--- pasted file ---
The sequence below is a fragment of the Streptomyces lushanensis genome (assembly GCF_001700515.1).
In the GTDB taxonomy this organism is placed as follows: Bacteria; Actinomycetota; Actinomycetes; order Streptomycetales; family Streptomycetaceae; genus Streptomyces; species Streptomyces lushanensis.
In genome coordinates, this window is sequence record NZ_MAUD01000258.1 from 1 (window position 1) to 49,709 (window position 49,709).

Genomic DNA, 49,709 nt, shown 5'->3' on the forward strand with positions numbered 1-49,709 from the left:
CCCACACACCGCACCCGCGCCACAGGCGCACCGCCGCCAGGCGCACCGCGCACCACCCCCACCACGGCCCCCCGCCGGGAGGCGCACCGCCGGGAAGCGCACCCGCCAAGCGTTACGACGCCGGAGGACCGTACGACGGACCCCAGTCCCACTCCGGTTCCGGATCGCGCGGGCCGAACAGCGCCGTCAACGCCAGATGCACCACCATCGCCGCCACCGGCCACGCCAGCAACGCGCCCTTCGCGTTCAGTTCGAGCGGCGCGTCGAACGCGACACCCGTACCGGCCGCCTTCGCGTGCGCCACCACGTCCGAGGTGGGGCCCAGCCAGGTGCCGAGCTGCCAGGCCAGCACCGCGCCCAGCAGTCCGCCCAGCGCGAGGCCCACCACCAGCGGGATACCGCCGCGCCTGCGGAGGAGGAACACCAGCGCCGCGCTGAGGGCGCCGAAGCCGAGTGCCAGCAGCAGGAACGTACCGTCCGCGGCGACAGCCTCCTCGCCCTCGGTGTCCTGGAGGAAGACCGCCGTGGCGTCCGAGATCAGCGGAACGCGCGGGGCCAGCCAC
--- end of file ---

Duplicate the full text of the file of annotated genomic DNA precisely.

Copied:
The sequence below is a fragment of the Streptomyces lushanensis genome (assembly GCF_001700515.1).
In the GTDB taxonomy this organism is placed as follows: Bacteria; Actinomycetota; Actinomycetes; order Streptomycetales; family Streptomycetaceae; genus Streptomyces; species Streptomyces lushanensis.
In genome coordinates, this window is sequence record NZ_MAUD01000258.1 from 1 (window position 1) to 49,709 (window position 49,709).

Genomic DNA, 49,709 nt, shown 5'->3' on the forward strand with positions numbered 1-49,709 from the left:
CCCACACACCGCACCCGCGCCACAGGCGCACCGCCGCCAGGCGCACCGCGCACCACCCCCACCACGGCCCCCCGCCGGGAGGCGCACCGCCGGGAAGCGCACCCGCCAAGCGTTACGACGCCGGAGGACCGTACGACGGACCCCAGTCCCACTCCGGTTCCGGATCGCGCGGGCCGAACAGCGCCGTCAACGCCAGATGCACCACCATCGCCGCCACCGGCCACGCCAGCAACGCGCCCTTCGCGTTCAGTTCGAGCGGCGCGTCGAACGCGACACCCGTACCGGCCGCCTTCGCGTGCGCCACCACGTCCGAGGTGGGGCCCAGCCAGGTGCCGAGCTGCCAGGCCAGCACCGCGCCCAGCAGTCCGCCCAGCGCGAGGCCCACCACCAGCGGGATACCGCCGCGCCTGCGGAGGAGGAACACCAGCGCCGCGCTGAGGGCGCCGAAGCCGAGTGCCAGCAGCAGGAACGTACCGTCCGCGGCGACAGCCTCCTCGCCCTCGGTGTCCTGGAGGAAGACCGCCGTGGCGTCCGAGATCAGCGGAACGCGCGGGGCCAGCCAC